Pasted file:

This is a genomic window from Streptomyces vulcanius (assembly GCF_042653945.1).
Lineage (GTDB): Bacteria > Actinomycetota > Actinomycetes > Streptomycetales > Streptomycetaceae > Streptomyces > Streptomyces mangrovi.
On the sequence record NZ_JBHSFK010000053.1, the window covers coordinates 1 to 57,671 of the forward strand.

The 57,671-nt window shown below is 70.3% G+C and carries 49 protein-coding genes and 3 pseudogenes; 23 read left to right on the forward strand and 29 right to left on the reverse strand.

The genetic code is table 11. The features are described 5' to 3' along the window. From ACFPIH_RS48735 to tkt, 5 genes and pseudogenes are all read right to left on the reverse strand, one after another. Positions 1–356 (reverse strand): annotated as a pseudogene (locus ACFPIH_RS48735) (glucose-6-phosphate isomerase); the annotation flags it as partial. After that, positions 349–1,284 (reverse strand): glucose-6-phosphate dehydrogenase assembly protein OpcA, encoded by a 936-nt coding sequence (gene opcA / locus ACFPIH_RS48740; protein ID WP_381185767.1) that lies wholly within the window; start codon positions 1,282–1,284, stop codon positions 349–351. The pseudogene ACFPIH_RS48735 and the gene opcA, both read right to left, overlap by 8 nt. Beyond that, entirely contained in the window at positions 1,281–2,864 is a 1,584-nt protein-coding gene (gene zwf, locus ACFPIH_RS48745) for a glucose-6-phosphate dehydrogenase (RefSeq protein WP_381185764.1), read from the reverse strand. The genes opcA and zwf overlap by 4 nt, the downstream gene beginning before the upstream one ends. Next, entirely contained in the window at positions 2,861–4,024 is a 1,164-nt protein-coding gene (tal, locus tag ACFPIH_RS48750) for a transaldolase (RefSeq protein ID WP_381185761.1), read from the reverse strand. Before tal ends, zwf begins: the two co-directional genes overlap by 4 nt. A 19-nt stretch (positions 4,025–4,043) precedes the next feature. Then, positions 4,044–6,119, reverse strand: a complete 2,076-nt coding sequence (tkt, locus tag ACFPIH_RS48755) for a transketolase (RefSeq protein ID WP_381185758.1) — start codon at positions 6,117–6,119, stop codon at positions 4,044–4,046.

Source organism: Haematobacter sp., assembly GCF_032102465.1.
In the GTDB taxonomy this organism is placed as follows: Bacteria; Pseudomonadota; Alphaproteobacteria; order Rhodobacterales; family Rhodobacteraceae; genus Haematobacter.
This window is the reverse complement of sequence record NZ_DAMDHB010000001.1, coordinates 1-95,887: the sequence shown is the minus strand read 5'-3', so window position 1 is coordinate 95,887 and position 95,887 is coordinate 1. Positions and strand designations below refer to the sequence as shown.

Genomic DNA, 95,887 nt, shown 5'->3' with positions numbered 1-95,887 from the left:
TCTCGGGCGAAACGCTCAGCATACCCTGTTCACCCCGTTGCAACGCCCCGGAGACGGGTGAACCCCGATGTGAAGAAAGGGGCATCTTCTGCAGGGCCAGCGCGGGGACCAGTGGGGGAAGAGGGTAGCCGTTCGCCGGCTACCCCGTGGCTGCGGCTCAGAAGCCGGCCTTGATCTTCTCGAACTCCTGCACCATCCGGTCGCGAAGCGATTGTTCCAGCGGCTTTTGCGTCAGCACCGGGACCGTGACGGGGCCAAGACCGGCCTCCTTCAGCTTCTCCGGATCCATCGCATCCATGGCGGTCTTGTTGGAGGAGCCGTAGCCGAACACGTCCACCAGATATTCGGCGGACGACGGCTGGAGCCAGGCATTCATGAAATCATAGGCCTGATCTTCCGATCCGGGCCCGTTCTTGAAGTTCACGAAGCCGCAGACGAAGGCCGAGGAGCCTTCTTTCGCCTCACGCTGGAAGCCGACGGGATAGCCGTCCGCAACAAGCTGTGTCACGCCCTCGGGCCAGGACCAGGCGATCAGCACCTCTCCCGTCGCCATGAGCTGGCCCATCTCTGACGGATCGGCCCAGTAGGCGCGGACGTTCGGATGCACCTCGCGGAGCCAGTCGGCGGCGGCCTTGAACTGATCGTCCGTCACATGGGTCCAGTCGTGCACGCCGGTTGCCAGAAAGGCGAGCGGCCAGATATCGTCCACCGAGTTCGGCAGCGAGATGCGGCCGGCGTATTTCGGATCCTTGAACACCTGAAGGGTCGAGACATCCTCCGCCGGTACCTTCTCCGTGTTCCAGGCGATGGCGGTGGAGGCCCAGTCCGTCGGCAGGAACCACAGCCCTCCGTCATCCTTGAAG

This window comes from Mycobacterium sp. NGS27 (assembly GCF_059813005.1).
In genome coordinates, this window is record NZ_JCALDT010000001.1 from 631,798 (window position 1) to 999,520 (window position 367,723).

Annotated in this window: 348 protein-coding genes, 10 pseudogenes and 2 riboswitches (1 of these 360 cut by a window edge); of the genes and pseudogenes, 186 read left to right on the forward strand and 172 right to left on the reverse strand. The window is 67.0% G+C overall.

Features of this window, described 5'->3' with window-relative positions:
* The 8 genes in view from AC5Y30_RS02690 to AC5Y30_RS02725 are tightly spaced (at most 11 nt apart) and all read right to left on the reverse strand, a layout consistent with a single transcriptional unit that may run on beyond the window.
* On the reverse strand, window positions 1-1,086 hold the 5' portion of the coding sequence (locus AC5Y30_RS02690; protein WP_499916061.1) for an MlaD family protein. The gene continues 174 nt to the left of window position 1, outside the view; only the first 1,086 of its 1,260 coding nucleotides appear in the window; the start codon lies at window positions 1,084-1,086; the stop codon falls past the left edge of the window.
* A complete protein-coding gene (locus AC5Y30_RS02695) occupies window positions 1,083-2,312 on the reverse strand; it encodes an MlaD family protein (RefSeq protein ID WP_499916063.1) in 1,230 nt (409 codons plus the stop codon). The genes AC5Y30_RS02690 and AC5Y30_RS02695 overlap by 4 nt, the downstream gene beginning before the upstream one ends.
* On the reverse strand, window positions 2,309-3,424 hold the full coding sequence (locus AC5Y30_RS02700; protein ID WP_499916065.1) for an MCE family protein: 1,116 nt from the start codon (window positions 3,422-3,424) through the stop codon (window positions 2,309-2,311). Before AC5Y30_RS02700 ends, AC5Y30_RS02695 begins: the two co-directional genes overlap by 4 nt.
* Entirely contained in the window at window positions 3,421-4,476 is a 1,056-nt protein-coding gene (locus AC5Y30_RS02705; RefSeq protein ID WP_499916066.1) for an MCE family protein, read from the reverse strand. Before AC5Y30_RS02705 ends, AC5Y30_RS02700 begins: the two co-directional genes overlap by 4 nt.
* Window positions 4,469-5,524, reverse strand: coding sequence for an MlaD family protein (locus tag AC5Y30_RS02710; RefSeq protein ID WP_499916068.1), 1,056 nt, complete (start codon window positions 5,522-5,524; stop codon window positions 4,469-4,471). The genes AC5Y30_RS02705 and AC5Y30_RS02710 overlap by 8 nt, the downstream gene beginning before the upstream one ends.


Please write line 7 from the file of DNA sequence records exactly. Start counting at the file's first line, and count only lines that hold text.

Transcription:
In the GTDB taxonomy this organism is placed as follows: Bacteria; Pseudomonadota; Alphaproteobacteria; order Rhodobacterales; family Rhodobacteraceae; genus Haematobacter.